More U.S. Workers Are Telecommuting Amid Traffic Woes
February 28, 2017 • Posted in Economic & Employment News
Home sellers with an office space or a bonus room will likely find it an increasingly attractive amenity to buyers, as the number of Americans who telecommute is on the rise. Which comes as fortunate news, considering that traffic and commute times aren’t getting any better.
According to Gallup’s 2017 State of the American Workplace report, 43 percent of employees worked remotely in some capacity in 2016, up from 39 percent in 2012. About one-third of telecommuters worked from home more than 80 percent of the time last year, compared with 24 percent who did the same in 2012.
The finance, insurance, and real estate sectors saw the largest increases in telecommuters over that period, rising to 47 percent last year. The transportation and information technology sectors have the largest remote workforces, a respective 61 percent and 57 percent.
The increase in telecommuting coincides with worsening commute times and traffic conditions throughout the nation and the Bay Area. Citing data from the U.S. Census Bureau’s most recent American Community Survey, The Washington Post reports that the average American worker’s commute time was 26.4 minutes in 2015, a figure that has gradually increased over the past 25 years. So-called extreme commuters — those who spend 90 minutes or more each day getting to work — were the fastest-growing segment of commuters between 2014 and 2015.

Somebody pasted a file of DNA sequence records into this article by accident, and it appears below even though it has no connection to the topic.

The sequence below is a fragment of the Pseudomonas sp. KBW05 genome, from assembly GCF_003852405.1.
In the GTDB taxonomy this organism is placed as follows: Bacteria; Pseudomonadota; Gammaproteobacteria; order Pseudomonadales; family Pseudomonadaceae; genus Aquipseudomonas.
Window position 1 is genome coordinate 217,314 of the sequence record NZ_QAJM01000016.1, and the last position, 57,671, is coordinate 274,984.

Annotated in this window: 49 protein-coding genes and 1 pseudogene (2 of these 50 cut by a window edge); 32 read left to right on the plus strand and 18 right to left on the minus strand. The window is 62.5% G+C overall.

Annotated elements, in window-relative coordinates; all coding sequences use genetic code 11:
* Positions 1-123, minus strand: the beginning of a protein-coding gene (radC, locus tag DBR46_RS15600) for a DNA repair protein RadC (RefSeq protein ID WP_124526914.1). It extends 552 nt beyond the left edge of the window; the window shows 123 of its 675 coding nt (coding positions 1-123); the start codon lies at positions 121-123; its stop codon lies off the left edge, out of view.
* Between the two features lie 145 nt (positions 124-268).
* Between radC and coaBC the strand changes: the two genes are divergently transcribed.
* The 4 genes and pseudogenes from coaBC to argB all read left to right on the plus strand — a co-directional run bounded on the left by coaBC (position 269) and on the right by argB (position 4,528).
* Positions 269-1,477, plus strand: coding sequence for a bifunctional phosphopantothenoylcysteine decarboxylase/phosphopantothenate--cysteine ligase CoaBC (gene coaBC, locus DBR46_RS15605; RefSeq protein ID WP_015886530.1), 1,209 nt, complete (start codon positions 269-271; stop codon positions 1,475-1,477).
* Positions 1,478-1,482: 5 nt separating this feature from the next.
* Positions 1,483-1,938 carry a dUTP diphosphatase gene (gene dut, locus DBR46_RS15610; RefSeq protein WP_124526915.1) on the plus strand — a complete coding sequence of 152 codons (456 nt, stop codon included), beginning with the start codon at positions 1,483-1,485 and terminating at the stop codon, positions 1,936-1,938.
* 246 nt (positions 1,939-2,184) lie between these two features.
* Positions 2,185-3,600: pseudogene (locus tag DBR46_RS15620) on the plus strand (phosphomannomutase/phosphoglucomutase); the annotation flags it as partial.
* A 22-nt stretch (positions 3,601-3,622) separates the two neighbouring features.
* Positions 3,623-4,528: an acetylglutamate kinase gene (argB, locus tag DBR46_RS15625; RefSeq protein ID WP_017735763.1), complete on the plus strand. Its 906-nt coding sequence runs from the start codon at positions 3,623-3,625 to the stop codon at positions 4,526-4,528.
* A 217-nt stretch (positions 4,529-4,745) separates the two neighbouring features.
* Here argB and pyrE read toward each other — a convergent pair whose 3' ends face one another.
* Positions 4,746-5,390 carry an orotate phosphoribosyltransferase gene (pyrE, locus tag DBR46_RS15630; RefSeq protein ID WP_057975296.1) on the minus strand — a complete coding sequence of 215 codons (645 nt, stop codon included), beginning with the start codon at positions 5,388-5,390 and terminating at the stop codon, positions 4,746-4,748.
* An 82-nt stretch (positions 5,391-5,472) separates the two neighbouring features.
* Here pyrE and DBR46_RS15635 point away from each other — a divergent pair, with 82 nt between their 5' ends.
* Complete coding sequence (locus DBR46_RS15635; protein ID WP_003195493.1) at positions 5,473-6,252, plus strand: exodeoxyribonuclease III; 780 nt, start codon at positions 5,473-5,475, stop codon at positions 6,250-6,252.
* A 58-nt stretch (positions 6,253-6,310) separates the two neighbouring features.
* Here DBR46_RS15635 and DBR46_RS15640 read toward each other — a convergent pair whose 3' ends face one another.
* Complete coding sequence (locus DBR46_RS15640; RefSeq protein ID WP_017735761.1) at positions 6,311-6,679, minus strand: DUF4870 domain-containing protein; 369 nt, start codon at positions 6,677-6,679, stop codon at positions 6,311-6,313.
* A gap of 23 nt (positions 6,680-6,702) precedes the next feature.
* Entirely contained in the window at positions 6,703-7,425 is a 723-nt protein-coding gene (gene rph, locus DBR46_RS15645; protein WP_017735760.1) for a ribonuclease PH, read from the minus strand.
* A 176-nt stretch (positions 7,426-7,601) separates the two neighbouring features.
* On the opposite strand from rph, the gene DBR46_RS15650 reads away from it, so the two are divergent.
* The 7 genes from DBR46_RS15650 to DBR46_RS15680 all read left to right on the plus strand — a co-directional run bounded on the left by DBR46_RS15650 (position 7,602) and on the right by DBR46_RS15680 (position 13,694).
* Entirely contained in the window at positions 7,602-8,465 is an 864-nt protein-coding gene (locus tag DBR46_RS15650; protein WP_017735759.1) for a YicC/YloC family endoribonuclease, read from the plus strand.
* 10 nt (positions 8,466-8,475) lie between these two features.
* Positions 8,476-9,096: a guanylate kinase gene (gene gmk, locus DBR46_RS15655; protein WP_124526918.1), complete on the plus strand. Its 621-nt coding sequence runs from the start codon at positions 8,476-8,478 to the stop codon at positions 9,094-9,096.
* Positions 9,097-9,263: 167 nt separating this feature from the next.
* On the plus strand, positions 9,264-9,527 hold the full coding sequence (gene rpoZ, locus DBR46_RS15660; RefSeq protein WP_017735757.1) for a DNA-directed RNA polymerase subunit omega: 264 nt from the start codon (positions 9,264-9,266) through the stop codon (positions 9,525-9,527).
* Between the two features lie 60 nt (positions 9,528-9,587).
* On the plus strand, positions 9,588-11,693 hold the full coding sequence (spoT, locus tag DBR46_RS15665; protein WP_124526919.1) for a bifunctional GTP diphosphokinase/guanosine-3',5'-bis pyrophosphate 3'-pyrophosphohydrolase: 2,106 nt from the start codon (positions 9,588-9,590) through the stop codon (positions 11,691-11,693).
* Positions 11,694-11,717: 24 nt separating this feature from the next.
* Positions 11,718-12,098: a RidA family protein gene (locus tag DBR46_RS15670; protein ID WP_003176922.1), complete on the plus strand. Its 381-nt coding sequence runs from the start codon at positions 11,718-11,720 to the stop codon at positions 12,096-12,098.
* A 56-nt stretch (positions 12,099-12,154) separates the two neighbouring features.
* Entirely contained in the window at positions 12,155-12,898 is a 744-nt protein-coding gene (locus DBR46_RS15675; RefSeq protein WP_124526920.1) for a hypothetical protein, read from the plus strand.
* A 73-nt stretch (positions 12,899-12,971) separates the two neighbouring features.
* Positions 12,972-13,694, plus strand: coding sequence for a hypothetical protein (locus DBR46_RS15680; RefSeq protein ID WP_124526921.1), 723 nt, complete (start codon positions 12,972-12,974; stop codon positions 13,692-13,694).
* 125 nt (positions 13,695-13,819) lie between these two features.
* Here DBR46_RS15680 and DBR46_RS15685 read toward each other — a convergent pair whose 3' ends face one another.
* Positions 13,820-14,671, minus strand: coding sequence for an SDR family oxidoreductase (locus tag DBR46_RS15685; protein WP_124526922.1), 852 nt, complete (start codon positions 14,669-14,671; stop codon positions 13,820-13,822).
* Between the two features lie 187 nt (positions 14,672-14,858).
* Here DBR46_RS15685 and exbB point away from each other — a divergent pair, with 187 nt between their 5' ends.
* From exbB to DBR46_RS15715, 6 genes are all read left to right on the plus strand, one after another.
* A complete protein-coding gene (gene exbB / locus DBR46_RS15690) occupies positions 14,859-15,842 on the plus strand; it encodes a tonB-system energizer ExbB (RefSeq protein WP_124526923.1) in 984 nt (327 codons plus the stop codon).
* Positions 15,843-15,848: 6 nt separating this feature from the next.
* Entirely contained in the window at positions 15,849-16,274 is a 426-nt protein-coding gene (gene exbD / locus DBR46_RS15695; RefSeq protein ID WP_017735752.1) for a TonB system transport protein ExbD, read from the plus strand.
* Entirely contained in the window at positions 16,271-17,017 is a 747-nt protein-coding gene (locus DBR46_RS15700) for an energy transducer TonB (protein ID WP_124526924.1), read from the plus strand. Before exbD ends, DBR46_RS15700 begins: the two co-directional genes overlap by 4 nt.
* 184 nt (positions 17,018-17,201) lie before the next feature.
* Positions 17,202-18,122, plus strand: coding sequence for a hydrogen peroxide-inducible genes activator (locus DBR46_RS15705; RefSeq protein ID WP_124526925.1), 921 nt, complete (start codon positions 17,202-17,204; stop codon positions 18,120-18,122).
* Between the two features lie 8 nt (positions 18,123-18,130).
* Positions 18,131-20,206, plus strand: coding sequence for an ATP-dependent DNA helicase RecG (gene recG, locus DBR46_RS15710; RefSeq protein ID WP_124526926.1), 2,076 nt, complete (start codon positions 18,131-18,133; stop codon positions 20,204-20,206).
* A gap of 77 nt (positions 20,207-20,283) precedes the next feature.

Here in the Bay Area, it seems as though there are more people on the roads than ever, particularly as tight affordability conditions in San Francisco and Silicon Valley drive homebuyers to suburban communities farther inland. In fact, the San Francisco metro area has the fourth worst gridlock on the planet, according to research firm INRIX’s Global Traffic Scorecard. The company says that drivers in San Francisco spend an average of 83 hours per year in congestion and lose almost $2,000 as a result.
While telecommuting certainly helps alleviate the number of cars on the roads and can enable homebuyers to expand their searches to more affordable bedroom communities, it has other benefits for employers. Gallup found that employees who worked offsite three to four days per week had the highest rates of engagement with their jobs. Telecommuting can also help companies recruit talent, as 54 percent of office workers said that they would switch jobs for the ability to work remotely.
(Photo: Flickr/Sean MacEntee)